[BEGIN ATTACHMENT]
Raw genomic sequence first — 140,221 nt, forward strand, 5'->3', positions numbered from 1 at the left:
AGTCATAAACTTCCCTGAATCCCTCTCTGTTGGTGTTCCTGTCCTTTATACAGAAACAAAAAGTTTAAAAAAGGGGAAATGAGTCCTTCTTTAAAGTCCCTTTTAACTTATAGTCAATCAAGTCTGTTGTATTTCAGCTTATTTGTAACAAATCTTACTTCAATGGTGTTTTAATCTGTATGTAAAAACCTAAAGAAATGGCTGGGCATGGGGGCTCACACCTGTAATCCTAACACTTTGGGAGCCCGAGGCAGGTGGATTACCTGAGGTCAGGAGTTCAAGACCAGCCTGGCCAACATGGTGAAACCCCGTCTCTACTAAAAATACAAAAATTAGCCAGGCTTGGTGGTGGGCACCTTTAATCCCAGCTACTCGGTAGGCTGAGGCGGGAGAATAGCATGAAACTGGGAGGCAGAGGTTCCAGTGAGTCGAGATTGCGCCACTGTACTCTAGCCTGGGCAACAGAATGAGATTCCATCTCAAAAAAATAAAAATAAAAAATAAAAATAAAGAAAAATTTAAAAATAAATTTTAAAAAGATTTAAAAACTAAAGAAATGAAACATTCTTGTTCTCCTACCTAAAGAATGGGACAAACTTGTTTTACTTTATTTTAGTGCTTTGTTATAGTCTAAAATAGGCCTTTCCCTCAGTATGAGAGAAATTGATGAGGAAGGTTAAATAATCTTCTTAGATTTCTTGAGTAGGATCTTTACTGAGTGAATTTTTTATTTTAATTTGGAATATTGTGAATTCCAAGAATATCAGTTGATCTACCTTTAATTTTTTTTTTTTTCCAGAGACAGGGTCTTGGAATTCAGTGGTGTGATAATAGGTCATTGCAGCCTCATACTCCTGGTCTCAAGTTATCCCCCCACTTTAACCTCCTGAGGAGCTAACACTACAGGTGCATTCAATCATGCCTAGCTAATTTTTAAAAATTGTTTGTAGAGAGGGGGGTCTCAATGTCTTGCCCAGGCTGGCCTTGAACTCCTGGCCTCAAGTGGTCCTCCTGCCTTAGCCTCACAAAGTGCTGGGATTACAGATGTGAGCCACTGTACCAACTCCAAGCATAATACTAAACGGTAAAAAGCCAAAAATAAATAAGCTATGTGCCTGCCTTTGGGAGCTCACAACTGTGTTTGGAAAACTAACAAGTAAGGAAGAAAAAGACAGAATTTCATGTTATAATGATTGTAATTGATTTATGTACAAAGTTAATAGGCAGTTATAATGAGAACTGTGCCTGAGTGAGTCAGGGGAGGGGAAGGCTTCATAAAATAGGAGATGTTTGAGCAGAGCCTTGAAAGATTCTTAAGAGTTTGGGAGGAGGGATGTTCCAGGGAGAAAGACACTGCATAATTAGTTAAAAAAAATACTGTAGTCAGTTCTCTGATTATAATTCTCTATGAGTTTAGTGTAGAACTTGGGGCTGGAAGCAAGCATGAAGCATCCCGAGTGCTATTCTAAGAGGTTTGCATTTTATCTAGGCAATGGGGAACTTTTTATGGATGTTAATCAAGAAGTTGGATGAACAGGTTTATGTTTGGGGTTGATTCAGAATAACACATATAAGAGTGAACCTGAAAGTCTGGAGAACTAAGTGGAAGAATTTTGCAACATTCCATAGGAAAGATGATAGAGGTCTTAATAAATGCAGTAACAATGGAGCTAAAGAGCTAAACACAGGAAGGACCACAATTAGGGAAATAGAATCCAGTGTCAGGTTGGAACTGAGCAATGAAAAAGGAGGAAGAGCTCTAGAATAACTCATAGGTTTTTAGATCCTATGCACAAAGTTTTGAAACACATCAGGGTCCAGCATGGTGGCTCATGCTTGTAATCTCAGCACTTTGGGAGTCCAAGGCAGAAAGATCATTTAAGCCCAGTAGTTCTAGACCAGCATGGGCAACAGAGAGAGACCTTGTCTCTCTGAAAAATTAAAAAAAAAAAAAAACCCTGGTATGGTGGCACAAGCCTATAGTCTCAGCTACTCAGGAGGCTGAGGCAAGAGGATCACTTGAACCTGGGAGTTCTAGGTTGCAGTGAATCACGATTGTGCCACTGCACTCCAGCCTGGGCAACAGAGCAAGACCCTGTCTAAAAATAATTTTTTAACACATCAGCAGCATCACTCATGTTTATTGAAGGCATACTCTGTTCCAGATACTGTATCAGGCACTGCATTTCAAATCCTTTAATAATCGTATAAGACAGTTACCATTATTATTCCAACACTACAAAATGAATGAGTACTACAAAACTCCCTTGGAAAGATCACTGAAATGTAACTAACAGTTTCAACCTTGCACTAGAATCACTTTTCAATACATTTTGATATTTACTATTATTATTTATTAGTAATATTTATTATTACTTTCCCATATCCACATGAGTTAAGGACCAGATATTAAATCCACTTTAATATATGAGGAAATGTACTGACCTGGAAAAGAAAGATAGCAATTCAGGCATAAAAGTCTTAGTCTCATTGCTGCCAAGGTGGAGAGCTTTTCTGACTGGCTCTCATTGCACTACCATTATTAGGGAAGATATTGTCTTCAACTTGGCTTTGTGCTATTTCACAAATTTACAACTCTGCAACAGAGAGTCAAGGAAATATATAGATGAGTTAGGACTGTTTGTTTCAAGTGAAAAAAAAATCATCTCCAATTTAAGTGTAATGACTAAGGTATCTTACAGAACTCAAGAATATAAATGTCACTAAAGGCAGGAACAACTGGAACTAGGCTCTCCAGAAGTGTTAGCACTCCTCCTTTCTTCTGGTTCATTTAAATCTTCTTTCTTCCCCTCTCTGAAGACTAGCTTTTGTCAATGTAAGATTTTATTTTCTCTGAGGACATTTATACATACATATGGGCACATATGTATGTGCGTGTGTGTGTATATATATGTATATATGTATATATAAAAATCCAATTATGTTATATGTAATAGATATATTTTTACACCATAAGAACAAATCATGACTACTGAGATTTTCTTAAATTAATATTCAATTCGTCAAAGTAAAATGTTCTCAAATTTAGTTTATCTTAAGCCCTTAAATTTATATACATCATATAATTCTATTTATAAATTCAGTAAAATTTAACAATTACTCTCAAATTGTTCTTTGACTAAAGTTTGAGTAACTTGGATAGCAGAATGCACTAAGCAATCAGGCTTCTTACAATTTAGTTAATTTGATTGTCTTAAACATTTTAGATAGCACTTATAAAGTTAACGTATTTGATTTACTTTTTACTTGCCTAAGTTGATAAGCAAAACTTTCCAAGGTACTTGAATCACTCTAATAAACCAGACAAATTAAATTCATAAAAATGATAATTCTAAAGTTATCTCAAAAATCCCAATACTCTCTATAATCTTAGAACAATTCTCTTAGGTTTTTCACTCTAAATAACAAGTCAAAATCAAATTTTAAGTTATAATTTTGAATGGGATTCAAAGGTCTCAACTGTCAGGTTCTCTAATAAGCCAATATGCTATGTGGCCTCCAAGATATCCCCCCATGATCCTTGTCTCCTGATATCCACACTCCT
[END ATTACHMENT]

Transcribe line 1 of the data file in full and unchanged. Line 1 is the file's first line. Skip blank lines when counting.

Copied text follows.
Raw genomic sequence first — 140,221 nt, forward strand, 5'->3', positions numbered from 1 at the left: